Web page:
Top Stories war
- Inside The US Military's Secretive Smartphone Program
- Modern Warfare: How Australia's Army Will Wage War In 2035
- US Air Force Admits To Bombing Australia's Great Barrier Reef By Accident
- Monster Machines: This Nuke Detector Will Spot World-Ending Warheads
- The Life And Times Of A Fighter Jet Test Pilot
- Monster Machines: Aboard The Smarter, Deadlier Aircraft Carrier Of Tomorrow
Free Games Friday
Puzzle Pets, Warhammer 40k, Ghost Blitz and more!
Baldur’s Gate II, Tomb Raider II, Puzzle Pets and more!
This gleaming monolith may span the next space shuttle.
Time Surfer, Warhammer 40,000: Carnage, Real Racing 2 and more!
How not to be wrong when talking about phone displays.
Sleepy Time, Fur and Feathers, Drop Hunt and heaps more!
A floating artificial reef, VR porn, the problem with Apple Pay.
Podspace Podcast Player on Android, aNote on iOS and more
Minecraft Reality on iOS, Rex Icon Pack on Android and more
Mega's encrypted chat service, 3d printer teleportation.
13 August, 1944. The British 8th Army occupies Florence. The Allies finally break out of Normandy. Meanwhile, somewhere in the south of Tuscany, a soldier writes this encrypted message and hides it inside a bullet. In 2015, someone found it and deciphered it. It was the end of a hilariously absurd story.
The future of naval warfare will likely include lasers, auto-cannons and hypersonic missiles launched from the other side of the horizon. But while it may not have a defence against frickin’ lasers, China’s newly unveiled Type 1130 close-in weapon system can make short work of inbound warheads travelling at four times the speed of sound.
We’re all sick of used to hearing Edward Snowden talk about NSA surveillance by now. We get it: The government’s watching us, and there’s basically nothing we can do about it. But PBS just published the transcript of an interview with Snowden that doesn’t really talk about surveillance much at all. It’s all about cyberwar, and it’s fascinating.
From a secret treasure trove below the memorial to Oliver Wendell Holmes in Washington DC to a retrofitted quarry in Wales, Europe — world governments have gone to great lengths to protect precious objects from ruin. A new trove of declassified documents shine light on a new, little-known project to do just that during the Cold War,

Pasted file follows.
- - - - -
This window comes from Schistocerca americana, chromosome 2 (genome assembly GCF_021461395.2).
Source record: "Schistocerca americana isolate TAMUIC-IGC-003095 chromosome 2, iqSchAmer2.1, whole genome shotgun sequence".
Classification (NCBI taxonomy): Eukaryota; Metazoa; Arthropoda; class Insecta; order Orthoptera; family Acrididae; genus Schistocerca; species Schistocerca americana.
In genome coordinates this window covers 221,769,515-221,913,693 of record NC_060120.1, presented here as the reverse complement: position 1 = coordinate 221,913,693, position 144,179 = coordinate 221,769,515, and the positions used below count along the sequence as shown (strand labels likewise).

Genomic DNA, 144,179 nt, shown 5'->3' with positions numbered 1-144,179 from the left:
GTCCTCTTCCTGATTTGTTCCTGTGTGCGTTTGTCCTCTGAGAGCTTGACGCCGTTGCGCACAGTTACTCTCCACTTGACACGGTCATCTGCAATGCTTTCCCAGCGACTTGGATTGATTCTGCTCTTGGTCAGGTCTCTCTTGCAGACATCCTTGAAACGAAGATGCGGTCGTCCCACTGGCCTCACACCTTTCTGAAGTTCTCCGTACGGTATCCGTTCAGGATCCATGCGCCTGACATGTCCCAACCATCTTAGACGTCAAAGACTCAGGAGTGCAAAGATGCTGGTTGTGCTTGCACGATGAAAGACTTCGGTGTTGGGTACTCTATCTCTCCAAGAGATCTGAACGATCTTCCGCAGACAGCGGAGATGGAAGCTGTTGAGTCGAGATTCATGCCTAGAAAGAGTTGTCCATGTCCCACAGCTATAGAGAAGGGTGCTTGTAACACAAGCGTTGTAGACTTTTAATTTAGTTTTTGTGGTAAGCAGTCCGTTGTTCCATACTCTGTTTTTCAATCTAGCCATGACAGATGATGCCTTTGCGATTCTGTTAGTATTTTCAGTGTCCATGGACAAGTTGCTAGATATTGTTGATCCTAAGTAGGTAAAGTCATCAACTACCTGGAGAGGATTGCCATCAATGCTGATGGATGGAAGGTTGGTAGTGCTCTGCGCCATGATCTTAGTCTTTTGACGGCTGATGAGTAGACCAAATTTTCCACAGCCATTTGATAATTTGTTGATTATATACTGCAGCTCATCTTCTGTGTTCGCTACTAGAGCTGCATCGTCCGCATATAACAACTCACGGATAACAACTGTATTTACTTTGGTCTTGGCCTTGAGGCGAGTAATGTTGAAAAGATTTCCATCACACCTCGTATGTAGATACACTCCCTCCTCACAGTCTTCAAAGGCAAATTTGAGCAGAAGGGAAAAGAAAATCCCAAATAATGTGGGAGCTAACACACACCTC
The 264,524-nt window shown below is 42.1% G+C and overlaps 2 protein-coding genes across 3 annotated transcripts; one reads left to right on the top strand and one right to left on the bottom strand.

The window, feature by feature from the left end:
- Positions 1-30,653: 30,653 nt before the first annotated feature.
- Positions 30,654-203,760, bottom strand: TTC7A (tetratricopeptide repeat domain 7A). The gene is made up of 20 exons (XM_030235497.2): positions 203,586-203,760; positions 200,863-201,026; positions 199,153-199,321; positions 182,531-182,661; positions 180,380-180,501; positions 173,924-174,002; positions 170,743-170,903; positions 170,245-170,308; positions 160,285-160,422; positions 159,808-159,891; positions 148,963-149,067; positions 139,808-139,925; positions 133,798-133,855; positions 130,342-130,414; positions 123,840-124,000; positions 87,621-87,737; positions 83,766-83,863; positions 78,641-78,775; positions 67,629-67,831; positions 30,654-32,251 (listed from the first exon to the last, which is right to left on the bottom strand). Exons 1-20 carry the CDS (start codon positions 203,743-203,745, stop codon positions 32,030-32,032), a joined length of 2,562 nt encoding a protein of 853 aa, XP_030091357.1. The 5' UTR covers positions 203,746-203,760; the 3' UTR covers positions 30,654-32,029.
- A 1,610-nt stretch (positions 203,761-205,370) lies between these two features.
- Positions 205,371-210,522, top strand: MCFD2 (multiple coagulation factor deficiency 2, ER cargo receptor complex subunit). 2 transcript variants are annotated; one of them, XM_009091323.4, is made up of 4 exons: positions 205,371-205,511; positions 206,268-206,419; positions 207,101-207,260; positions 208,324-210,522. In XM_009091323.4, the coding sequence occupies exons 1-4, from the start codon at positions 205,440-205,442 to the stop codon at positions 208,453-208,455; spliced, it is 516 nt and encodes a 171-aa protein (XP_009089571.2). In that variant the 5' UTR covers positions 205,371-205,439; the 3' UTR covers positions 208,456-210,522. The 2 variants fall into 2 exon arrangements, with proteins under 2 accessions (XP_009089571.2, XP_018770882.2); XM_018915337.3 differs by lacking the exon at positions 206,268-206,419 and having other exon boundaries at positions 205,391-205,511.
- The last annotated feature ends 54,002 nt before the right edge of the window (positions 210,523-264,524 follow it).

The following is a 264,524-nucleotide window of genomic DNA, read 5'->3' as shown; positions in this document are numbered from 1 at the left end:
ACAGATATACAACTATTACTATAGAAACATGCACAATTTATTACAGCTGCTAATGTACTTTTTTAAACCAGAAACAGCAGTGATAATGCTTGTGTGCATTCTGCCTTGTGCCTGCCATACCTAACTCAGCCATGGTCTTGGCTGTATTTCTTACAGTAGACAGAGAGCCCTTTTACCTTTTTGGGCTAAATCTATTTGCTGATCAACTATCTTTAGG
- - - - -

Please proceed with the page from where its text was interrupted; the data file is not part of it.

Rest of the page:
Video: I’m imagining this animation by Minhyuk Jang called Rocketboy as a glimpse into the note book from the kid in the back of the classroom. It’s a little dark mixed with a lot of imagination and is sketched in a way that reminds me of those outside of the margins doodles that we all made. Only this time, they’re moving together in a story.
Commercial airlines aren’t the only planes under attack from shoulder-fired rockets and missiles these days, a number of slow-moving vehicles in the US Air Force have come under increased threat of being shot down. That’s why the USAF is outfitting many of them with sparkling laser blasters to confound inbound threats.
Not to be outdone by their their American counterparts’ M203 grenade launchers with fancy new SAGM rounds, China’s People’s Liberation Army has been hard at work ripping off the design developing an under-barrel grenade launcher with similar laser-guided capabilities. There’s nowhere to run (or hide) once you’re in these sights.
No other plane in history has captured the hearts and minds of the American public quite like the SR-71 Blackbird, providing the West with an unprecedented look behind the Iron Curtain during its 33 year operational career. But before it was cracking the skies over Russia at mach 3.3, the Cold War spy plane had to prove itself during a series of test flights. The first of those took place on December 22, 1964.
In order to keep its pilots out of enemy cross-hairs but still be able to deliver devastating strikes against hardened bunkers, the USAF has spent the better part of two decades developing a family of long-range, semi-autonomous cruise missiles called the Joint Air-to-Surface Standoff Missile. And the latest JASSM progeny now can hit targets more than twice as far as its predecessors.